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    ABSTRACT: Glutaminyl cyclases (QCs) catalyze the formation of pyroglutamate (pGlu) from glutamine precursors at the N-terminus of a number of peptide hormones, neuropeptides and chemokines. This post-translational modification stabilizes these peptides, protects them from proteolytical degradation or is important for their biological activity. However, QC is also involved in a pathogenic pGlu modification of peptides accumulating in protein aggregation disorders such as Alzheimer's disease and familial Danish and familial British dementia. Its isoenzyme (isoQC) was shown to contribute to aspects of inflammation by pGlu-modifying and thereby stabilizing the monocyte chemoattractant protein CCL2. For the generation of respective animal models and for pharmacological treatment studies the characterization of the mouse strain and brain region-specific expression of QC and isoQC is indispensible. In order to address this issue, we used enzymatic activity assays and specific antibodies to detect both QC variants by immunohistochemistry in nine different mouse strains. Comparing different brain regions, the highest enzymatic QC/isoQC activity was detected in ventral brain, followed by cortex and hippocampus. Immunohistochemical stainings revealed that QC/isoQC activity in cortex mostly arises from isoQC expression. For most brain regions, the highest QC/isoQC activity was detected in C3H and FVB mice, whereas low QC/isoQC activity was present in CD1, SJL and C57 mice. Quantification of QC- and isoQC-immunoreactive cells by unbiased stereology revealed a higher abundance of isoQC- than of QC-immunoreactive neurons in Edinger-Westphal nucleus and in substantia nigra. In the locus coeruleus, however, there were comparable densities of QC- and of isoQC-immunoreactive neurons. These observations are of considerable importance with regard to the selection of appropriate mouse strains for the study of QC/isoQC relevance in mouse models of neurodegeneration and neuroinflammation and for the testing of therapeutical interventions in these models.
    International Journal of Developmental Neuroscience 05/2014; DOI:10.1016/j.ijdevneu.2014.05.008 · 2.92 Impact Factor
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    • "QC activity was measured by a discontinuous HPLC-method using the substrate H-Gln-␤NA as described previously [27]. Briefly, QC-containing tissue lysate was incubated with substrate H-Gln-␤NA. "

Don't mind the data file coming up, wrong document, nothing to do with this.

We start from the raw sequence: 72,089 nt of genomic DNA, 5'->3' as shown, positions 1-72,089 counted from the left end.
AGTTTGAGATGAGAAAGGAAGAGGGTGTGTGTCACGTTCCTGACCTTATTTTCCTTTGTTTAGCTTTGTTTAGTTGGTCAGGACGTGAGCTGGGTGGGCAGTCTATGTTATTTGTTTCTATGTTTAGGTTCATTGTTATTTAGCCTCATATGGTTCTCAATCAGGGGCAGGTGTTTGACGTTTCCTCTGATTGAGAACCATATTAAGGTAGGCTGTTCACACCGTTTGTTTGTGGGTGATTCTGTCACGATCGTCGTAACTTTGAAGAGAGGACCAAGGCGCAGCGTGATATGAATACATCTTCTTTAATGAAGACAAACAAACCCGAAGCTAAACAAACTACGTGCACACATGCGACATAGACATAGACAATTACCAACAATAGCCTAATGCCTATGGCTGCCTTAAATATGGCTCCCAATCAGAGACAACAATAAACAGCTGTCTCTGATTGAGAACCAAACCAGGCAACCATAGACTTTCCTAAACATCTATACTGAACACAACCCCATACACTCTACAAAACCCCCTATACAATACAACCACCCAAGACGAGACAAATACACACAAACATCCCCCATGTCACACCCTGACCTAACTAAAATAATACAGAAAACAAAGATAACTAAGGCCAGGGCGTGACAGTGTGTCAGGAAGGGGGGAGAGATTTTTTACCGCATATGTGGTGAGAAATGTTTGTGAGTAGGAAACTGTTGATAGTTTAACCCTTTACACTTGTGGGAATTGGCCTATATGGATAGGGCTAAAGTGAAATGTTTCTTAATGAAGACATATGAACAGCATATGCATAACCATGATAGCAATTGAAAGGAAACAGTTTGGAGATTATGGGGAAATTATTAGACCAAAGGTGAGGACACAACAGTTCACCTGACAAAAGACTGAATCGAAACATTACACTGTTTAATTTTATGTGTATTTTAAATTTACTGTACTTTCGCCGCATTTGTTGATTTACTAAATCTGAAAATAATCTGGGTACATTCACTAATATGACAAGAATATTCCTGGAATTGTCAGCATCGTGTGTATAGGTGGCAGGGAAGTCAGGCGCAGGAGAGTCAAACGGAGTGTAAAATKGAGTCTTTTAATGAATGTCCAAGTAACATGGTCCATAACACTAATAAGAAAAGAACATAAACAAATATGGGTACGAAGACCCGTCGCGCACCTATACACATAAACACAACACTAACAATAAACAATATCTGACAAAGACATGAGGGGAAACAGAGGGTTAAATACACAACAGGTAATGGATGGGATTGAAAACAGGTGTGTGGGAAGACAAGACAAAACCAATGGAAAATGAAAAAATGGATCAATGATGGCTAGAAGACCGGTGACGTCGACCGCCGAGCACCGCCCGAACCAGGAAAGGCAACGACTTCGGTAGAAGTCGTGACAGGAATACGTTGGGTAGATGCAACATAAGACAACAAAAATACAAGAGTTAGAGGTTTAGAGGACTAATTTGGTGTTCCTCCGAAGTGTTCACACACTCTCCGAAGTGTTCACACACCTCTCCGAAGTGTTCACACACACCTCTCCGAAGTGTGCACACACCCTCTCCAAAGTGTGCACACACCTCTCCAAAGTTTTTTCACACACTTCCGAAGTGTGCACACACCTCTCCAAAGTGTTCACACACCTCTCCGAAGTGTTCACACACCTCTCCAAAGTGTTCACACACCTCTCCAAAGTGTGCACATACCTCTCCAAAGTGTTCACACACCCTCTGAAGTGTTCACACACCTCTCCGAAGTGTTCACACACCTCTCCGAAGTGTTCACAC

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    ABSTRACT: Brains of Alzheimer's disease (AD) patients are characterized in part by the formation of high molecular weight aggregates of amyloid-β (Aβ) peptides, which interfere with neuronal function and provoke neuronal cell death. The pyroglutamate (pGlu) modification of Aβ was demonstrated to be catalyzed by the enzyme glutaminyl cyclase (QC) and to enhance pathogenicity and neurotoxicity. Here, we addressed the role of QC in AD pathogenesis in human cortex. Two sets of human postmortem brain tissue from a total of 13 non-demented controls and 11 AD cases were analyzed by immunohistochemistry and unbiased stereology, quantitative RT-PCR, and enzymatic activity assays for the expression level of QC in temporal and entorhinal cortex. Additionally, cortical Aβ and pGlu-Aβ concentrations were quantified by ELISA. Data on QC expression and Aβ peptide concentrations were correlated with each other and with the Mini-Mental State Examination (MMSE) of individual cases. In control cases, QC expression was higher in the more vulnerable entorhinal cortex than in temporal cortex. In AD brains, QC mRNA expression and the immunoreactivity of QC were increased in both cortical regions and frequently associated with pGlu-Aβ deposits. The analyses of individual cases revealed significant correlations between QC mRNA levels and the concentration of insoluble pGlu-Aβ aggregates, but not of unmodified Aβ peptides. Elevated pGlu-Aβ load showed a better correlation with the decline in MMSE than elevated concentration of unmodified Aβ. Our observations provide evidence for an involvement of QC in AD pathogenesis and cognitive decline by QC-catalyzed pGlu-Aβ formation.
    Journal of Alzheimer's disease: JAD 10/2013; 39(2). DOI:10.3233/JAD-131535 · 4.15 Impact Factor